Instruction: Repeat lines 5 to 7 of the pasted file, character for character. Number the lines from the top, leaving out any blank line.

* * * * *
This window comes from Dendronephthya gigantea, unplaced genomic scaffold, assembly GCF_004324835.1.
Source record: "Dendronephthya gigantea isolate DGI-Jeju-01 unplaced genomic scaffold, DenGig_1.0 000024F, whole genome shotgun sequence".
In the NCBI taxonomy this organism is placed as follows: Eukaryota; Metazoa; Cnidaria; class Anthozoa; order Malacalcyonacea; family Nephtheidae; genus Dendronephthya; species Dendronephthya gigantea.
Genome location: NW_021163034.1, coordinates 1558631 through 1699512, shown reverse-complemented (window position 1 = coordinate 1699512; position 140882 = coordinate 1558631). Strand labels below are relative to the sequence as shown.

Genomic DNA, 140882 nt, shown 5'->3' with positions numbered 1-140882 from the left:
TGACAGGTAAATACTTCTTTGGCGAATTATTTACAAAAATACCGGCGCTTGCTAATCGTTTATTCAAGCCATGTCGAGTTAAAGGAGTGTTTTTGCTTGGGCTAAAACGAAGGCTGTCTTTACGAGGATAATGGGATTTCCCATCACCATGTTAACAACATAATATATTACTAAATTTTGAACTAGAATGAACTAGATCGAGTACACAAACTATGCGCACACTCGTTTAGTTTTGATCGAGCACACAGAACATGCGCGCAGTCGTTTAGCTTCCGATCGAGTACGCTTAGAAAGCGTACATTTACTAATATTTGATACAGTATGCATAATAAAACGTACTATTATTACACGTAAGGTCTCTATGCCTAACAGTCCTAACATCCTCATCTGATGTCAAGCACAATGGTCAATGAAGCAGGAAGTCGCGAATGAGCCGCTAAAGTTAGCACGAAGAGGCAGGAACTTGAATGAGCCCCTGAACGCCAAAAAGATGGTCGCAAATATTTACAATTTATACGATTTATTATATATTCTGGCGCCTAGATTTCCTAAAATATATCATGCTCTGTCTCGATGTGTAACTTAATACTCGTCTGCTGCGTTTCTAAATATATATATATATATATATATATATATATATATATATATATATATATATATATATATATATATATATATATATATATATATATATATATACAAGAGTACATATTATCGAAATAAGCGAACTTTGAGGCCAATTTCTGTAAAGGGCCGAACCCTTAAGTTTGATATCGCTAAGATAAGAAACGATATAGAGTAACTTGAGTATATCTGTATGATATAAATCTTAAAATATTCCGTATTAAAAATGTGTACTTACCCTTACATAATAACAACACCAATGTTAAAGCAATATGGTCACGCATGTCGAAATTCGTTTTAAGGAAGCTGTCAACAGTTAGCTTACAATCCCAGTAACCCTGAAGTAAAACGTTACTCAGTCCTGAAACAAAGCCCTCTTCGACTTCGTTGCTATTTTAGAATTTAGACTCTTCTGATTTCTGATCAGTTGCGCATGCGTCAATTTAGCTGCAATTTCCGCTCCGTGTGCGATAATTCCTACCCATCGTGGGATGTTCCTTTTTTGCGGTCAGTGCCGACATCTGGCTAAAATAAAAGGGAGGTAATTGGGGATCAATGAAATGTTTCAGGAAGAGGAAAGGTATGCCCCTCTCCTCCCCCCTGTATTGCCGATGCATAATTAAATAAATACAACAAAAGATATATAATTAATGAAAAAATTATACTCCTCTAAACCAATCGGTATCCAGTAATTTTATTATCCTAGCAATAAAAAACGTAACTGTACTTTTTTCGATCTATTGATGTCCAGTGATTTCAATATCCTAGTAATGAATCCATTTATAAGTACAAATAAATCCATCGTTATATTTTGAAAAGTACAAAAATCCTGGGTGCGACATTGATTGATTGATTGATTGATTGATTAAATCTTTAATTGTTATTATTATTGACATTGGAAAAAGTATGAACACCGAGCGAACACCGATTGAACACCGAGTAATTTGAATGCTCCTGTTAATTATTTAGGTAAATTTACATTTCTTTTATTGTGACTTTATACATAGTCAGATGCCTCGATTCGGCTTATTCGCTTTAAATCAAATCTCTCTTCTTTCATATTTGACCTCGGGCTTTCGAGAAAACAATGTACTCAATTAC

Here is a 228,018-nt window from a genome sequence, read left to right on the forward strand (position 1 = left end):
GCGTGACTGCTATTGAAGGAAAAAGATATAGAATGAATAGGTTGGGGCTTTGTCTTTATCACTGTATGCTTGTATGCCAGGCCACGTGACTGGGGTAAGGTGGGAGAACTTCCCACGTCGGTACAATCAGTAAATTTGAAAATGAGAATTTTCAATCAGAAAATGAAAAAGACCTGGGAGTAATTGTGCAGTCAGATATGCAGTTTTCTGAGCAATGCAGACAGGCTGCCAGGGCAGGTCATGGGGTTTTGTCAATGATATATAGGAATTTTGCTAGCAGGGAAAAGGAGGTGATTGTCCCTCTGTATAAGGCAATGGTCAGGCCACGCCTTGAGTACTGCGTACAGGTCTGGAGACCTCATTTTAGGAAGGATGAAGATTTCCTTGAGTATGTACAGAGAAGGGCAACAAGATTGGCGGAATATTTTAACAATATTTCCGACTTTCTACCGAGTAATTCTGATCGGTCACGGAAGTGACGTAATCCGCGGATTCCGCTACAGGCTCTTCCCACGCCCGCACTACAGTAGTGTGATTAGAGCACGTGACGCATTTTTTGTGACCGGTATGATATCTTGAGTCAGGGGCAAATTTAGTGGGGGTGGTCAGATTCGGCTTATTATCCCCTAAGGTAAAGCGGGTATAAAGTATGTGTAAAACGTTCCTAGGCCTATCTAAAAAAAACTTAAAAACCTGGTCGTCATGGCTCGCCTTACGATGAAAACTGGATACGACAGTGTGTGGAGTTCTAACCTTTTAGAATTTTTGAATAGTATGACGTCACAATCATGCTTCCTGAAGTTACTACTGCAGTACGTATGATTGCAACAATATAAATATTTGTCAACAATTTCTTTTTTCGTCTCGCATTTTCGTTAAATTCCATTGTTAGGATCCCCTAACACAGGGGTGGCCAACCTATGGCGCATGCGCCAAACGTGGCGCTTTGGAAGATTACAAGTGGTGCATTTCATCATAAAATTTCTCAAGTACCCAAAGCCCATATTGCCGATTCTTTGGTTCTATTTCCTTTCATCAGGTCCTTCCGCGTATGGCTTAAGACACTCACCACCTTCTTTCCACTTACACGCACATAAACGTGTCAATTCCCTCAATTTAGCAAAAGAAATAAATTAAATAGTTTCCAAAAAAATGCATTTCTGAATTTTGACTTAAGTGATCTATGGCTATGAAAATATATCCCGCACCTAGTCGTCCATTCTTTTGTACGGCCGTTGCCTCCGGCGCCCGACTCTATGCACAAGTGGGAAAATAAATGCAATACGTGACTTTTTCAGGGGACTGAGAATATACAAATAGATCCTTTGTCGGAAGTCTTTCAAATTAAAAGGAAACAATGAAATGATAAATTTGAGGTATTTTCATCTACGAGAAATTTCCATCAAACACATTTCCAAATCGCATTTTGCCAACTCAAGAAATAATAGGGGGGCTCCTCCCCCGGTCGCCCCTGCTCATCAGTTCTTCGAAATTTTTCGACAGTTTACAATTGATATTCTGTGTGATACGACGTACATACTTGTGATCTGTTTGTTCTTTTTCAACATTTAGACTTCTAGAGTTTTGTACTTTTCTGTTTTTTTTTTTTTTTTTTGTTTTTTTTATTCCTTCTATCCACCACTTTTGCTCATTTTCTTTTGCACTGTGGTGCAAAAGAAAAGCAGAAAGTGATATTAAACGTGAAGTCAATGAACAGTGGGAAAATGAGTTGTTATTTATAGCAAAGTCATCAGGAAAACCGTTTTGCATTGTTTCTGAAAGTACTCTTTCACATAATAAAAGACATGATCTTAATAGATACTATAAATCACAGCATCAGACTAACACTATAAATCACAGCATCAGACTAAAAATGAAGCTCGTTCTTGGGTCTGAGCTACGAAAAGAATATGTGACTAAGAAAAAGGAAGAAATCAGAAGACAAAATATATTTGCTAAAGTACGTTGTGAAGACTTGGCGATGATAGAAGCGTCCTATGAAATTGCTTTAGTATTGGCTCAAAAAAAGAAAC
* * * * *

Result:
Genomic DNA, 140882 nt, shown 5'->3' with positions numbered 1-140882 from the left:
TGACAGGTAAATACTTCTTTGGCGAATTATTTACAAAAATACCGGCGCTTGCTAATCGTTTATTCAAGCCATGTCGAGTTAAAGGAGTGTTTTTGCTTGGGCTAAAACGAAGGCTGTCTTTACGAGGATAATGGGATTTCCCATCACCATGTTAACAACATAATATATTACTAAATTTTGAACTAGAATGAACTAGATCGAGTACACAAACTATGCGCACACTCGTTTAGTTTTGATCGAGCACACAGAACATGCGCGCAGTCGTTTAGCTTCCGATCGAGTACGCTTAGAAAGCGTACATTTACTAATATTTGATACAGTATGCATAATAAAACGTACTATTATTACACGTAAGGTCTCTATGCCTAACAGTCCTAACATCCTCATCTGATGTCAAGCACAATGGTCAATGAAGCAGGAAGTCGCGAATGAGCCGCTAAAGTTAGCACGAAGAGGCAGGAACTTGAATGAGCCCCTGAACGCCAAAAAGATGGTCGCAAATATTTACAATTTATACGATTTATTATATATTCTGGCGCCTAGATTTCCTAAAATATATCATGCTCTGTCTCGATGTGTAACTTAATACTCGTCTGCTGCGTTTCTAAATATATATATATATATATATATATATATATATATATATATATATATATATATATATATATATATATATATATATATATATATATATATATACAAGAGTACATATTATCGAAATAAGCGAACTTTGAGGCCAATTTCTGTAAAGGGCCGAACCCTTAAGTTTGATATCGCTAAGATAAGAAACGATATAGAGTAACTTGAGTATATCTGTATGATATAAATCTTAAAATATTCCGTATTAAAAATGTGTACTTACCCTTACATAATAACAACACCAATGTTAAAGCAATATGGTCACGCATGTCGAAATTCGTTTTAAGGAAGCTGTCAACAGTTAGCTTACAATCCCAGTAACCCTGAAGTAAAACGTTACTCAGTCCTGAAACAAAGCCCTCTTCGACTTCGTTGCTATTTTAGAATTTAGACTCTTCTGATTTCTGATCAGTTGCGCATGCGTCAATTTAGCTGCAATTTCCGCTCCGTGTGCGATAATTCCTACCCATCGTGGGATGTTCCTTTTTTGCGGTCAGTGCCGACATCTGGCTAAAATAAAAGGGAGGTAATTGGGGATCAATGAAATGTTTCAGGAAGAGGAAAGGTATGCCCCTCTCCTCCCCCCTGTATTGCCGATGCATAATTAAATAAATACAACAAAAGATATATAATTAATGAAAAAATTATACTCCTCTAAACCAATCGGTATCCAGTAATTTTATTATCCTAGCAATAAAAAACGTAACTGTACTTTTTTCGATCTATTGATGTCCAGTGATTTCAATATCCTAGTAATGAATCCATTTATAAGTACAAATAAATCCATCGTTATATTTTGAAAAGTACAAAAATCCTGGGTGCGACATTGATTGATTGATTGATTGATTGATTAAATCTTTAATTGTTATTATTATTGACATTGGAAAAAGTATGAACACCGAGCGAACACCGATTGAACACCGAGTAATTTGAATGCTCCTGTTAATTATTTAGGTAAATTTACATTTCTTTTATTGTGACTTTATACATAGTCAGATGCCTCGATTCGGCTTATTCGCTTTAAATCAAATCTCTCTTCTTTCATATTTGACCTCGGGCTTTCGAGAAAACAATGTACTCAATTAC

Here is a 228,018-nt window from a genome sequence, read left to right on the forward strand (position 1 = left end):